In the spring, Poet softball team was crowned the 2019 Southern California Intercollegiate Athletic Conference (SCIAC) post season tournament champions. The team subsequently earned a berth into the NCAA Division III National Championships.
Just as impressive, the Poets earned academic recognition from the National Fastpitch Coaches Association for their work in the classroom. The team ranked 98th out of 117 Division III schools with a team GPA of 3.27 and nine student-athletes earned Easton/NFCA All-America Scholar Athletes accolades.
Among those honored for leading the way in the classroom was Brittany Attaway ’19, Hannah Angileri ’21, Sam Casanas ’20, Sarah Gross ’22, Jannelle Ha ’21, Naomi Martinez ’21, Amanda Melodia ’21, Alexis Vargas ’20, and Hayley Wishner ’20.
For sociology major and softball pitcher Casanas, who “threw the game of the season,” these accomplishments didn’t come by accident. For her, softball is a way of life.
When did you get into softball?
I started when I was five or six, when my parents put me in a recreation league in my city, and I definitely enjoyed it from the start. My dad coached me when I was young, so it was something we had in common, and he made it really fun for me. Most of the girls I went to school with played, too, so it’s something we all grew up doing together . . . pretty much all my friends are still somehow connected through softball.
What do you think makes the Poets softball team unique?
We have this great camaraderie on our team . . . it’s a really tight-knit group. We have a great group of leaders on our team, and I think that our leadership makes a really positive impact on all the new players that come in. We just have a really good sense of community and teamwork. No one plays selfishly--everybody is playing for the whole team.
What was it like winning the conference tournament?
Basically, the four top teams from the conference go to the tournament and then they battle it out for the win—and it was definitely a battle. We were playing some really competitive teams, and it wasn’t a straight line to the championship; we lost some games, and we had to fight our way back up. In the end, it was a complete team effort, and every single person on the team contributed. So not only does it feel like an accomplishment because we won, but also because we all truly “pitched” in.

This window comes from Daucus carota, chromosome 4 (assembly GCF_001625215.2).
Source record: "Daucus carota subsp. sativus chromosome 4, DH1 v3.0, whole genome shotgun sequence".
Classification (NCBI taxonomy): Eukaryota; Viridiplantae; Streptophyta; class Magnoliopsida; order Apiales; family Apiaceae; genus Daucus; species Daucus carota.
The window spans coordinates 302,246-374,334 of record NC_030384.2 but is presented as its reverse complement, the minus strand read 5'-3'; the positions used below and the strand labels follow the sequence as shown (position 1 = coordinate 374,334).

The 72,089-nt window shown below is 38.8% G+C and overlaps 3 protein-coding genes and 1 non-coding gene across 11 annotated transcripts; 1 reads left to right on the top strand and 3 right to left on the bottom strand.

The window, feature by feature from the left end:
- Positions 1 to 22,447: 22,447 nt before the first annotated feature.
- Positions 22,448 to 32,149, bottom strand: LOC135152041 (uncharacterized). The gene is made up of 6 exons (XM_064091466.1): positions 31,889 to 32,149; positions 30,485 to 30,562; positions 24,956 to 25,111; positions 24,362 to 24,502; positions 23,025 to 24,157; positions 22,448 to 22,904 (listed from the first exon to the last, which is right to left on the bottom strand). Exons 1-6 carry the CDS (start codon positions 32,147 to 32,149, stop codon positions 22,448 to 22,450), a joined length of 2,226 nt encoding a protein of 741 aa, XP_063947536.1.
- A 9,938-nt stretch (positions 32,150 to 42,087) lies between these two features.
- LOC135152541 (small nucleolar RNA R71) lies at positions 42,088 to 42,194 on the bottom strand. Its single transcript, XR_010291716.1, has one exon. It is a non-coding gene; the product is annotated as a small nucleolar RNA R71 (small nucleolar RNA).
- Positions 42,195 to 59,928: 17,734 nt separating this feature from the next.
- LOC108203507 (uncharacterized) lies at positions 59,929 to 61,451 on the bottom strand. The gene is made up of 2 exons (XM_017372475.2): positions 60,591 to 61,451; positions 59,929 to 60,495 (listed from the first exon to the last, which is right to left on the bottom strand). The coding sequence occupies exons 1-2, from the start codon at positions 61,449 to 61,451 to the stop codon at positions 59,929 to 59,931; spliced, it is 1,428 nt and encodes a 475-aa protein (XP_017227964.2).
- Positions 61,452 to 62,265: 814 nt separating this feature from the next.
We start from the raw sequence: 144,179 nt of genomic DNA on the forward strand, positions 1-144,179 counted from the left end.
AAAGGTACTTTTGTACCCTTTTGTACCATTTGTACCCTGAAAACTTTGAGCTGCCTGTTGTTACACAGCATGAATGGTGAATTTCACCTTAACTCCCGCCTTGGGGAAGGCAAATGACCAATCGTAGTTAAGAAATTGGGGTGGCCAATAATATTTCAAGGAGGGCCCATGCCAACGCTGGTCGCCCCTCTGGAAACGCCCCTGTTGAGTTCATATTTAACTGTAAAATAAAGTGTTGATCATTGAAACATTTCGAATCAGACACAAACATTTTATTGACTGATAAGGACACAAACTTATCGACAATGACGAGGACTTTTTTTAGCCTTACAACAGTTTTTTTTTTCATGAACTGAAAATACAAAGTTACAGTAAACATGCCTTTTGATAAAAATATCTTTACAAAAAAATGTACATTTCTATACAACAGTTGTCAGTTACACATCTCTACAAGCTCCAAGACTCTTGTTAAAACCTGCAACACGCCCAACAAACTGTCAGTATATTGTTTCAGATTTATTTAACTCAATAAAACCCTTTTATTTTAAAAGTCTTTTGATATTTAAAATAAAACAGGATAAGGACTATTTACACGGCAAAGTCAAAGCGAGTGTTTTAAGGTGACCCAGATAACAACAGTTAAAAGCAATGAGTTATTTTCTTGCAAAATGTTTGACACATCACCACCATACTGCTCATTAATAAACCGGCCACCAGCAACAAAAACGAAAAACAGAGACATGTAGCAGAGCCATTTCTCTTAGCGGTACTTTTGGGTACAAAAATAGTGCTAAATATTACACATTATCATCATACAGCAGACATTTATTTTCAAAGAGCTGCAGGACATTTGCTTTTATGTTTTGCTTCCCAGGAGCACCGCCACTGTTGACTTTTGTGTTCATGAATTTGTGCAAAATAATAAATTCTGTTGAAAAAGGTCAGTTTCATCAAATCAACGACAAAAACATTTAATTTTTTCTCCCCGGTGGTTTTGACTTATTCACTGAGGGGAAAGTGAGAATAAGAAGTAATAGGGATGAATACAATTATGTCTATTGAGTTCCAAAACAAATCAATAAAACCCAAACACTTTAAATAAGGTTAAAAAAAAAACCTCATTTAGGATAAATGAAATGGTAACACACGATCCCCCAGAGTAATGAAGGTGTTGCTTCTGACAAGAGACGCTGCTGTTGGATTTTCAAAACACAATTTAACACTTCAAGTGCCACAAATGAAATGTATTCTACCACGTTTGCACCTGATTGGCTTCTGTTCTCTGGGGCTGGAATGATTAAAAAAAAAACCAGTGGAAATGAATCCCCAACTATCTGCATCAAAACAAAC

What is your favorite softball memory?
There was this really funny moment from my sophomore year: I’m a pitcher, and the pitching staff doesn’t hit. But, at the end of one really tight game, there was a substitution error, and the coach needed someone to hit. She asked me to do it, even though I hadn’t hit for almost two years. So, I was like, “Oh jeez, I don’t even know how to swing a bat, I’m a pitcher!” But, I went out there, and I just swung, and I actually managed to score a go-ahead run and get all the way to third.
To this day, everyone still jokes that I’m the pitcher who hit a triple. I think it’s the funniest thing ever, because it was so out of my comfort zone, but I just went out there and did it, and we ended up winning that game. That was my only hit at Whittier College, and I’ll never forget it.
What are your plans after graduation? Is softball in the picture?
Well, this will be my last year playing softball. It’s really bittersweet because it’s been a big part of my life since I was five or six—so it’s sad, but I also feel like there’s more to life after softball.
I think, now, I just want to finish off my senior year as the best year yet. I’m just going to go out there and give it my all. I know I won’t ever get these moments back.
Outside of softball, I definitely want to go to graduate school. I’m applying to graduate programs in higher education and student affairs.
How do you feel as a senior looking back on your time at Whittier?
I’m just really grateful that I ended up here. I think coming here was exactly what I needed. I’m playing on a competitive softball team, I’m getting a great education.